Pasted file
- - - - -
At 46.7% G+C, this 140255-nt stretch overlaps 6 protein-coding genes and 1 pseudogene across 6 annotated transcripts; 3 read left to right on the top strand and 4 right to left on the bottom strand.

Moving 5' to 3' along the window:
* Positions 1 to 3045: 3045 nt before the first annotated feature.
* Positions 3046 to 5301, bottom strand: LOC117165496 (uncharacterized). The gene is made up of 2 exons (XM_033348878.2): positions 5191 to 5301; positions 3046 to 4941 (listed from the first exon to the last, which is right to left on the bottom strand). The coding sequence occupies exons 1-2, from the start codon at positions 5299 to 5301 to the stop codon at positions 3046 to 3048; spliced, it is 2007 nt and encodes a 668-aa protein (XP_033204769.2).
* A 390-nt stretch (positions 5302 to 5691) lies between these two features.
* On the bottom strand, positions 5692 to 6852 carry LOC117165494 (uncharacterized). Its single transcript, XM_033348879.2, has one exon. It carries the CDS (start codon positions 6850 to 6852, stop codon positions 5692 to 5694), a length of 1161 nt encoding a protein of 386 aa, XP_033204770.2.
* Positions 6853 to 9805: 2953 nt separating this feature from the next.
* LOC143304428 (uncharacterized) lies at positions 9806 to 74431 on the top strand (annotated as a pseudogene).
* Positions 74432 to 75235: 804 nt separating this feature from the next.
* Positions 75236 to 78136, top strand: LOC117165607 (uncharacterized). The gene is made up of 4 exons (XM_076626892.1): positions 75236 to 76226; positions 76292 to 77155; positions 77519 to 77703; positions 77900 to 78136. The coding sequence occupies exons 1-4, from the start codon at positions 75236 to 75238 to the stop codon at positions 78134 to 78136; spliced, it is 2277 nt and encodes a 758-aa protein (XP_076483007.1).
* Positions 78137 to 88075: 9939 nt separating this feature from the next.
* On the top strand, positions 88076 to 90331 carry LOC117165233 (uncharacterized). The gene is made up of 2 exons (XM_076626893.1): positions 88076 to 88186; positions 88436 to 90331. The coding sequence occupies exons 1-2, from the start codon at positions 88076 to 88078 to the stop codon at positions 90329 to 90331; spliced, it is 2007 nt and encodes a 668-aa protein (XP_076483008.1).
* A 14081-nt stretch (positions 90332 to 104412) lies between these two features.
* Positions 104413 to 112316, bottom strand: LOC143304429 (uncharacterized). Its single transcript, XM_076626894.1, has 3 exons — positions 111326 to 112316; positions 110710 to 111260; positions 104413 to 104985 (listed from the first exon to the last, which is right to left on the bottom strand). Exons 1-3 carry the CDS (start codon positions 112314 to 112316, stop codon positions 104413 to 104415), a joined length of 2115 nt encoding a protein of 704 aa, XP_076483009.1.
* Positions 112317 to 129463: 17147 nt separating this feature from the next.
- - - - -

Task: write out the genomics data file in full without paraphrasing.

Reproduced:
At 46.7% G+C, this 140255-nt stretch overlaps 6 protein-coding genes and 1 pseudogene across 6 annotated transcripts; 3 read left to right on the top strand and 4 right to left on the bottom strand.

Moving 5' to 3' along the window:
* Positions 1 to 3045: 3045 nt before the first annotated feature.
* Positions 3046 to 5301, bottom strand: LOC117165496 (uncharacterized). The gene is made up of 2 exons (XM_033348878.2): positions 5191 to 5301; positions 3046 to 4941 (listed from the first exon to the last, which is right to left on the bottom strand). The coding sequence occupies exons 1-2, from the start codon at positions 5299 to 5301 to the stop codon at positions 3046 to 3048; spliced, it is 2007 nt and encodes a 668-aa protein (XP_033204769.2).
* A 390-nt stretch (positions 5302 to 5691) lies between these two features.
* On the bottom strand, positions 5692 to 6852 carry LOC117165494 (uncharacterized). Its single transcript, XM_033348879.2, has one exon. It carries the CDS (start codon positions 6850 to 6852, stop codon positions 5692 to 5694), a length of 1161 nt encoding a protein of 386 aa, XP_033204770.2.
* Positions 6853 to 9805: 2953 nt separating this feature from the next.
* LOC143304428 (uncharacterized) lies at positions 9806 to 74431 on the top strand (annotated as a pseudogene).
* Positions 74432 to 75235: 804 nt separating this feature from the next.
* Positions 75236 to 78136, top strand: LOC117165607 (uncharacterized). The gene is made up of 4 exons (XM_076626892.1): positions 75236 to 76226; positions 76292 to 77155; positions 77519 to 77703; positions 77900 to 78136. The coding sequence occupies exons 1-4, from the start codon at positions 75236 to 75238 to the stop codon at positions 78134 to 78136; spliced, it is 2277 nt and encodes a 758-aa protein (XP_076483007.1).
* Positions 78137 to 88075: 9939 nt separating this feature from the next.
* On the top strand, positions 88076 to 90331 carry LOC117165233 (uncharacterized). The gene is made up of 2 exons (XM_076626893.1): positions 88076 to 88186; positions 88436 to 90331. The coding sequence occupies exons 1-2, from the start codon at positions 88076 to 88078 to the stop codon at positions 90329 to 90331; spliced, it is 2007 nt and encodes a 668-aa protein (XP_076483008.1).
* A 14081-nt stretch (positions 90332 to 104412) lies between these two features.
* Positions 104413 to 112316, bottom strand: LOC143304429 (uncharacterized). Its single transcript, XM_076626894.1, has 3 exons — positions 111326 to 112316; positions 110710 to 111260; positions 104413 to 104985 (listed from the first exon to the last, which is right to left on the bottom strand). Exons 1-3 carry the CDS (start codon positions 112314 to 112316, stop codon positions 104413 to 104415), a joined length of 2115 nt encoding a protein of 704 aa, XP_076483009.1.
* Positions 112317 to 129463: 17147 nt separating this feature from the next.